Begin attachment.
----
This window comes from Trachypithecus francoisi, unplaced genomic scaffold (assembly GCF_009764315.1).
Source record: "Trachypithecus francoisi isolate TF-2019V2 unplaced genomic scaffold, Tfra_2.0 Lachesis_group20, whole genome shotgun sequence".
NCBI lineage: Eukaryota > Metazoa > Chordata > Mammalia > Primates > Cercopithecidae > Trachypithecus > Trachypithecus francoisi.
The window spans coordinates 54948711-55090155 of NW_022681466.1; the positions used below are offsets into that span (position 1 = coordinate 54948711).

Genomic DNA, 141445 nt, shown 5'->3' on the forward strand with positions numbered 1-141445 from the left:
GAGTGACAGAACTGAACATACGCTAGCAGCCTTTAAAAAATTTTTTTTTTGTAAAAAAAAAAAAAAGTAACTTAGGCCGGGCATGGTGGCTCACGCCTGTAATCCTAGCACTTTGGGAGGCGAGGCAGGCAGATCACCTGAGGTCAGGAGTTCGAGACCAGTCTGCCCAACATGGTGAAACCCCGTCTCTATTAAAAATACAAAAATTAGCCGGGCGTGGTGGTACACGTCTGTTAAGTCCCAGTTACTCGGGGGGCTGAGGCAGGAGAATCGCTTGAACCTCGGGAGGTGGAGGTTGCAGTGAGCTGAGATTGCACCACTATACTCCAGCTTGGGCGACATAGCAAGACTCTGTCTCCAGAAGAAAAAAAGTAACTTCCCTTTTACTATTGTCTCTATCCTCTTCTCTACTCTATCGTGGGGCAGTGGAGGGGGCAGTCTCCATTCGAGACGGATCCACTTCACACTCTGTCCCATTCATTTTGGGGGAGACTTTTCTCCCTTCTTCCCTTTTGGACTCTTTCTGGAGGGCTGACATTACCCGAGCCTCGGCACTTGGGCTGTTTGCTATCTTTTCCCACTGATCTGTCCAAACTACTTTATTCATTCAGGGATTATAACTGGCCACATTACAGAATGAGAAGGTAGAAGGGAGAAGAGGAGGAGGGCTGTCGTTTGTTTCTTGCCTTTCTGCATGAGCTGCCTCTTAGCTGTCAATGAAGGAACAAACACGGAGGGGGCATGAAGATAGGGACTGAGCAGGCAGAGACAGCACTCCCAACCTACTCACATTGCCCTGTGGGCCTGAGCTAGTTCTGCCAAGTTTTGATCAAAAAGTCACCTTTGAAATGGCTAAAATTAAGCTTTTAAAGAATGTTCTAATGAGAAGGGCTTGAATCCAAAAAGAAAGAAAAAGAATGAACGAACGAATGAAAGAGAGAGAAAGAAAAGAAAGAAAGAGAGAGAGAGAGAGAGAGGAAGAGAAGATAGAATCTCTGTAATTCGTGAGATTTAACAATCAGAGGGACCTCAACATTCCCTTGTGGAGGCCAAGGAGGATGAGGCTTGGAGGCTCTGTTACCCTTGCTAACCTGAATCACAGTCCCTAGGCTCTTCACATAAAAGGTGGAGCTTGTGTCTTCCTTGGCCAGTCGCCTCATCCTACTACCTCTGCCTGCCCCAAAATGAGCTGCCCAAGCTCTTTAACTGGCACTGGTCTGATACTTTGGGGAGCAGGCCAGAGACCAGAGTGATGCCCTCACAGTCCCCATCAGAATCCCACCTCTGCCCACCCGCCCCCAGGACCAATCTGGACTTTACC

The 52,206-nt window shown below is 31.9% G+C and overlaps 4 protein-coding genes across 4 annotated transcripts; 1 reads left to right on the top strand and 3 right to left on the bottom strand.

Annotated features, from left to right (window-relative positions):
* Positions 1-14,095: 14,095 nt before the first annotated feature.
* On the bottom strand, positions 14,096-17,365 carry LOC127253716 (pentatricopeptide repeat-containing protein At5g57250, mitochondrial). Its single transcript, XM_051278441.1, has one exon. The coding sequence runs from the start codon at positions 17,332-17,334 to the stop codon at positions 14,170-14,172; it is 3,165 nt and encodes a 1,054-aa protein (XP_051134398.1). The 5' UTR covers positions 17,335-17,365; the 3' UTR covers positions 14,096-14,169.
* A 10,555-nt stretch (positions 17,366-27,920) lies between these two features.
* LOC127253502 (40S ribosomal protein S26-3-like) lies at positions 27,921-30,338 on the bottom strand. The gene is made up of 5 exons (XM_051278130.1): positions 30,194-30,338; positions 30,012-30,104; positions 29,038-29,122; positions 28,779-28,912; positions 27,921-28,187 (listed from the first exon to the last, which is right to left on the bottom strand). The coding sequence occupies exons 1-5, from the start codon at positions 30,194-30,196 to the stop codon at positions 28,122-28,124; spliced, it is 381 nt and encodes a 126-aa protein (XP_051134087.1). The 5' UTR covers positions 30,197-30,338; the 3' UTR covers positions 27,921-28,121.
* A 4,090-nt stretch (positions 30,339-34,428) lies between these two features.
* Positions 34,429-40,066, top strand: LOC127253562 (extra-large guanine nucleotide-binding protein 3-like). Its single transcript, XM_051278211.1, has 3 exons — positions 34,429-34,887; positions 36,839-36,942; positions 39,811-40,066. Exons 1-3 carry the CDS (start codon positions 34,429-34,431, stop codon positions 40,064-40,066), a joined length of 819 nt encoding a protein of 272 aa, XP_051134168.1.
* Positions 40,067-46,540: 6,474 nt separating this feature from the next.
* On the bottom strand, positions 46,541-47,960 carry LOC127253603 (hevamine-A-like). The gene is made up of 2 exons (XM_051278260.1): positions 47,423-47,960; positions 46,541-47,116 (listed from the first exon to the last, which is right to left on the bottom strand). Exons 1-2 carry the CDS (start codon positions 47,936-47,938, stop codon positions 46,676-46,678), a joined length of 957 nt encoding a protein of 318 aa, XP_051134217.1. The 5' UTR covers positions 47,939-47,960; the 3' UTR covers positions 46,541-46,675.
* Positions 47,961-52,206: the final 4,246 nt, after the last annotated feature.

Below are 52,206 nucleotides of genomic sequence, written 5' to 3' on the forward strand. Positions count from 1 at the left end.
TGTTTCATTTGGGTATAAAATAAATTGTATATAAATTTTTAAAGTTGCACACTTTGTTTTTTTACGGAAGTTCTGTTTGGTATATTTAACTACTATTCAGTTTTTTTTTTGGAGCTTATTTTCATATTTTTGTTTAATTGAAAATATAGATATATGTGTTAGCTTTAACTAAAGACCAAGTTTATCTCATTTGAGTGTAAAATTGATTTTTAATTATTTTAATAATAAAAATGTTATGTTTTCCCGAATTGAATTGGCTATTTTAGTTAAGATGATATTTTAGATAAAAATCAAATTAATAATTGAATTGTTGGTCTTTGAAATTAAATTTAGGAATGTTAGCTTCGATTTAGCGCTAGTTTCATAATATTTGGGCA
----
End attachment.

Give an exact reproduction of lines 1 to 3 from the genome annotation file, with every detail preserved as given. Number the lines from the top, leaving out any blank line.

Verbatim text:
This window comes from Trachypithecus francoisi, unplaced genomic scaffold (assembly GCF_009764315.1).
Source record: "Trachypithecus francoisi isolate TF-2019V2 unplaced genomic scaffold, Tfra_2.0 Lachesis_group20, whole genome shotgun sequence".
NCBI lineage: Eukaryota > Metazoa > Chordata > Mammalia > Primates > Cercopithecidae > Trachypithecus > Trachypithecus francoisi.